The History of Flying a Kite

Spring is arriving, with the promise of warmer days and the freedom of outdoor play. Drier gardens, parks and playgrounds encourage all kinds of running about, scooting, ball games, skipping and hopscotch; and the windy days of March have traditionally marked the start of the kite flying season.

This illustration of a windy day is from a 1950s school print. These images were produced as themed sets, intended to spark children’s observation and creative writing.

Kites are believed to have been invented in ancient China, where silk, paper and bamboo provided ideal lightweight materials. It is still a national pastime, with an annual kite festival taking place each April in Weifang, Shandong province, which is considered the birthplace of the first kites. 2,000 years ago General Han Hsin is said to have flown a kite over the walls of a city he was besieging to calculate (by trigonometry) the length of a tunnel he was secretly digging.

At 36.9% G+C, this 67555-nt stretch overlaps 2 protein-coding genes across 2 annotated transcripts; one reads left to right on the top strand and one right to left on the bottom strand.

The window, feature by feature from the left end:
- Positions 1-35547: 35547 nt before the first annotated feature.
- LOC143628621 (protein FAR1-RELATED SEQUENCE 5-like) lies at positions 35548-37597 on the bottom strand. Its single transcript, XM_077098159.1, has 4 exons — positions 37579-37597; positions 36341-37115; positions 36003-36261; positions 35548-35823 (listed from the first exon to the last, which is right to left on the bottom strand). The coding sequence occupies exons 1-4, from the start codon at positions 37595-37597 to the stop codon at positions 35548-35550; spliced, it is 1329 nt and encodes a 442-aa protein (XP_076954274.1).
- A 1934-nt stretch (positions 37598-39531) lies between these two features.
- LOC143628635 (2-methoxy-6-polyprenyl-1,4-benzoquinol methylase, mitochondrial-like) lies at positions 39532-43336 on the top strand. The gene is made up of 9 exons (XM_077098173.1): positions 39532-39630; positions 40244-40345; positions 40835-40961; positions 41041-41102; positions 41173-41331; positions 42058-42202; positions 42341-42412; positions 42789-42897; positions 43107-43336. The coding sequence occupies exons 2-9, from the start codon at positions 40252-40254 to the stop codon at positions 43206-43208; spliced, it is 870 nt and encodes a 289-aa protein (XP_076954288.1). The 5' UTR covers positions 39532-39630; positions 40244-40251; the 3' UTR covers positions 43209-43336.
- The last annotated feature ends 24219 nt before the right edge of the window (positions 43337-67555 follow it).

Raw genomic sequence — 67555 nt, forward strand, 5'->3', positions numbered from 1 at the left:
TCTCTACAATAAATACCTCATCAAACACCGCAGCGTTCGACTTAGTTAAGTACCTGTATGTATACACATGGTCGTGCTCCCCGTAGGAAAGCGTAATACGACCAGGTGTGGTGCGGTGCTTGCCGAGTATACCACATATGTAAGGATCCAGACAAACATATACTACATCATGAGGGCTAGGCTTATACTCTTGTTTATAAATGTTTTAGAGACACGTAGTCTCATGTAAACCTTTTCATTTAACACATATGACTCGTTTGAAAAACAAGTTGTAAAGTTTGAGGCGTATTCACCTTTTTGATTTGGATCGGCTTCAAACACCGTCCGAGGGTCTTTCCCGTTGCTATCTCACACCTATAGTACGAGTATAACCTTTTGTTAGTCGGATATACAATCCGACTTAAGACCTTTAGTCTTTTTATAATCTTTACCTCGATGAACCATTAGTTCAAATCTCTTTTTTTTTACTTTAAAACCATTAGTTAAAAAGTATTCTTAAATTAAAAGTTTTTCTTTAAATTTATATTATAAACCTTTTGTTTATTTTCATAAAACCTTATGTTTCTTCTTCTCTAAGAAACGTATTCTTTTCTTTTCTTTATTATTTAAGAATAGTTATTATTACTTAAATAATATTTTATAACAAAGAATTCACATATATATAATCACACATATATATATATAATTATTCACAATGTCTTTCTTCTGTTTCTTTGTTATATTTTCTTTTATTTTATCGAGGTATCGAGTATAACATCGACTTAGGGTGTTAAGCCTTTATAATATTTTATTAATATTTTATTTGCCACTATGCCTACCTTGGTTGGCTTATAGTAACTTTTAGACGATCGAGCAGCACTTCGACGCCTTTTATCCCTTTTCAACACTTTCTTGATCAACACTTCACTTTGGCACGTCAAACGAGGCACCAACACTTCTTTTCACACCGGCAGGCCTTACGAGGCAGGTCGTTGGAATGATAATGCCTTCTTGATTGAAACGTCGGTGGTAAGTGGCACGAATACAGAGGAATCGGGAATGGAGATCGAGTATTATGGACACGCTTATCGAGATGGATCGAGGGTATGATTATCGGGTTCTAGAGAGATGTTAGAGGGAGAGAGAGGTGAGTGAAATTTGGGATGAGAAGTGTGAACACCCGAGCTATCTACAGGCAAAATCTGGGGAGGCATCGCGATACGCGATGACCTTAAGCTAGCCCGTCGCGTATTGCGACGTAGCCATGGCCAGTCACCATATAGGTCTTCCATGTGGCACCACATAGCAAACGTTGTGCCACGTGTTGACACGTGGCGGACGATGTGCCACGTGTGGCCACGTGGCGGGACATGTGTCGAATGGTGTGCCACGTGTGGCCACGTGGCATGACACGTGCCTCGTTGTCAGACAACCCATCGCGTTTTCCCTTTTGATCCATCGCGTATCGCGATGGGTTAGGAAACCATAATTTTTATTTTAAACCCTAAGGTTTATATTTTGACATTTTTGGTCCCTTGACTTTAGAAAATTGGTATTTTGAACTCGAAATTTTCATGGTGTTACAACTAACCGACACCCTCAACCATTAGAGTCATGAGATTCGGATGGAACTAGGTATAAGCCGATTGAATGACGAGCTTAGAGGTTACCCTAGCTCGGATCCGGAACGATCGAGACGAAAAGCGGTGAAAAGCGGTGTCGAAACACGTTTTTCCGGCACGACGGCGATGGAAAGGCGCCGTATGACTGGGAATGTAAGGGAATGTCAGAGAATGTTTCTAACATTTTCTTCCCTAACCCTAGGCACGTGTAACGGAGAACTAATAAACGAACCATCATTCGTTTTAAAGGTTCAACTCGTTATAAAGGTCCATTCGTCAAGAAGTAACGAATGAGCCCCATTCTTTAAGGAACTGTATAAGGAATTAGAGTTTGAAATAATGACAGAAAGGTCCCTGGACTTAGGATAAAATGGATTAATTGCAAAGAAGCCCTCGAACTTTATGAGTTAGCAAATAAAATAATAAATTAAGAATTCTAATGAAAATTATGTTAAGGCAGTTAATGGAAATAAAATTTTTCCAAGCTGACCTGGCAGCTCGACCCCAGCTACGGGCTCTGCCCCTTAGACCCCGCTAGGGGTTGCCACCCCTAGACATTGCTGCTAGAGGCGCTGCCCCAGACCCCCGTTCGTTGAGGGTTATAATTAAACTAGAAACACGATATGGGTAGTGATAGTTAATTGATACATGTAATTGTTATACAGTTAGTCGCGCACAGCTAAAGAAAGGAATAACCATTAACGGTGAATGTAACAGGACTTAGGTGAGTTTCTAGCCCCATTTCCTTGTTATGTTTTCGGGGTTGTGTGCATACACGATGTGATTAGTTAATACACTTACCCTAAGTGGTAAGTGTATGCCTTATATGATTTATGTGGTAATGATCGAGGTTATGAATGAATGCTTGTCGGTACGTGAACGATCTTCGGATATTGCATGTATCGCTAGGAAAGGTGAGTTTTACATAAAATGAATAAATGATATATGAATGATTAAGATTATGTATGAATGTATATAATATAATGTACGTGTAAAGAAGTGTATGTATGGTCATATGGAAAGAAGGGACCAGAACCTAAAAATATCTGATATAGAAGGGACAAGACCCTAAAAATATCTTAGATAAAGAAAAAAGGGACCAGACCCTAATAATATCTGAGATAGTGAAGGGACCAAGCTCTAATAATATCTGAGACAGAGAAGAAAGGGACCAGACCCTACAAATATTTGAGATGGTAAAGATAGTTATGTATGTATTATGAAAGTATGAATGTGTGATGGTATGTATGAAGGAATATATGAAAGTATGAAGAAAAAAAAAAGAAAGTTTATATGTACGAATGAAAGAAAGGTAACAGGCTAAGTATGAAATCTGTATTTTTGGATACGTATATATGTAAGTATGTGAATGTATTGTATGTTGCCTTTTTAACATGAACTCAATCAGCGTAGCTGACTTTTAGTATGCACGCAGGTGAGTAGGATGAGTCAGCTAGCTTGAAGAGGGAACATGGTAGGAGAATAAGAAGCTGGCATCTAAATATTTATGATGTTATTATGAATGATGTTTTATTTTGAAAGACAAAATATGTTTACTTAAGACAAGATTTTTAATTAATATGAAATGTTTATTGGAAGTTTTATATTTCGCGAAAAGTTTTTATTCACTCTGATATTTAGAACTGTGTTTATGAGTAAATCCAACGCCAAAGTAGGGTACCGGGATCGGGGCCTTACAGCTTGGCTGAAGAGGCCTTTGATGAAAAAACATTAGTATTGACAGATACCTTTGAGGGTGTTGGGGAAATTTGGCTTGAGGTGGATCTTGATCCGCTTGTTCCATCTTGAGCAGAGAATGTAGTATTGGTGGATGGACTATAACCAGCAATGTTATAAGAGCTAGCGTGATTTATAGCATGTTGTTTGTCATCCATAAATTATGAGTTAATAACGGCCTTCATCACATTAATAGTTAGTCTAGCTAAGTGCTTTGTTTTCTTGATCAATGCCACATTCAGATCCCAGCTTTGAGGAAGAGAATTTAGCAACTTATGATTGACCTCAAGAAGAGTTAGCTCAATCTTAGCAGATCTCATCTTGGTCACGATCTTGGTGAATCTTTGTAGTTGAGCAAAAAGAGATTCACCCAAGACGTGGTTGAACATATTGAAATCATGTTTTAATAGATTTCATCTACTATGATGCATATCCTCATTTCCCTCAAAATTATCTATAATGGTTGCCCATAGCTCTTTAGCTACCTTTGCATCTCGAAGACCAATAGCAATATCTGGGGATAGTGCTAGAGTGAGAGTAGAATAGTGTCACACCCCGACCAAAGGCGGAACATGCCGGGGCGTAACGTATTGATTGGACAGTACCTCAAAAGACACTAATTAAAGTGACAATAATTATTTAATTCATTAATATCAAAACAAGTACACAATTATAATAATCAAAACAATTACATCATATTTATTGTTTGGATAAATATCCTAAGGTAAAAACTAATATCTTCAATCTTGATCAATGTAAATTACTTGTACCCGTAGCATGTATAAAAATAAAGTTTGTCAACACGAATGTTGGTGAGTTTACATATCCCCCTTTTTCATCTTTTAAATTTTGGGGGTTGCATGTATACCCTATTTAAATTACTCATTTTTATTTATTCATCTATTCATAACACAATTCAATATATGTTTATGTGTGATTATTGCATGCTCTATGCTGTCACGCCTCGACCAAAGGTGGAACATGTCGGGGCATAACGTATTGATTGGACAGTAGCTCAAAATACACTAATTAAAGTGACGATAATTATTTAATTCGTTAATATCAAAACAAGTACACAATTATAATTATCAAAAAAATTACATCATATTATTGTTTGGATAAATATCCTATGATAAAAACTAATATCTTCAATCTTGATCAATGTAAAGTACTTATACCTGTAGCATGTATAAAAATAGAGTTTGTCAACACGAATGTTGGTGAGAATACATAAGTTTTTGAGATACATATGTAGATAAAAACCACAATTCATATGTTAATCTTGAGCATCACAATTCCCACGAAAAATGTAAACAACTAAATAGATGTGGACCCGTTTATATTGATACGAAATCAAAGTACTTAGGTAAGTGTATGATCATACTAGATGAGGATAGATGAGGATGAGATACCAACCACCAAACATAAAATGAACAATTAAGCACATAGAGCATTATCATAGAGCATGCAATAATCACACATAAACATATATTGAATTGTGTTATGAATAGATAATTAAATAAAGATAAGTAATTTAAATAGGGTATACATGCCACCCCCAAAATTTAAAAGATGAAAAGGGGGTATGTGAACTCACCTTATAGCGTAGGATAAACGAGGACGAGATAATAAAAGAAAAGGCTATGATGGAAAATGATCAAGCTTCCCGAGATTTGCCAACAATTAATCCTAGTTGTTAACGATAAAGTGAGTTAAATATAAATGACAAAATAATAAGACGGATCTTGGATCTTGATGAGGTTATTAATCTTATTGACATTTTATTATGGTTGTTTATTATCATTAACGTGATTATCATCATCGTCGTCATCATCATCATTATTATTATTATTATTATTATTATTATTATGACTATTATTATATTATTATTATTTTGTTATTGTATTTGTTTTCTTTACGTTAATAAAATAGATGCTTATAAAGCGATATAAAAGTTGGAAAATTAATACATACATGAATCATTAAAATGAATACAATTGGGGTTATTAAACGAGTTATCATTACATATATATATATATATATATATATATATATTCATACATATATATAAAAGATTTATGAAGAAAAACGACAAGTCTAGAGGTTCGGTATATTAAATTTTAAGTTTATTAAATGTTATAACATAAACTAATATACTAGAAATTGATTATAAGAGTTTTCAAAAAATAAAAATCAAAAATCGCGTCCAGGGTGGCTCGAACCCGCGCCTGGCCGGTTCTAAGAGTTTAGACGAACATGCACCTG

Although kites continued to be used for science and surveillance purposes into recent times, drones have now taken over most of that work. However kite flying for pleasure has a large modern following with festivals held in Japan, India and Europe. In Britain numerous adult kite clubs and associations exist alongside the child and family activity, with April known as the national Kite flying month.

Although kites are manufactured in all kinds of elaborate shapes, simple kites have also been made by children themselves, whether simple square flutterers, pulled along by small children, or more elaborate diamond and box shaped forms using sticks, covered in paper or lightweight cotton cloth, with long tails and half a mile of string.

Children’s books from the early 19th to the early 20th centuries regularly gave detailed instructions on how to make and fly them. This toy theatre scene shows a toyshop of the 1840s with several sizes of readymade kites for sale.

A coloured illustration of shelves inside a Victorian toy shop with toys including kites, toy soldiers, cricket bats, racquets, drums, a dolls house, a mask, toy ships and wooden wheeled horses
Toy theatre scene of a toy shop in 1847

‘Isn’t it a beauty’- The 4 Edwardian boys shown here have just finished making a kite almost as big as themselves. The illustration shows the tools, and glue used to construct their paper covered kite.

Edwardian boys making a kite

If you would like to become part of Pollocks living archive, we would love you to tell us about the kites you have made and flown.

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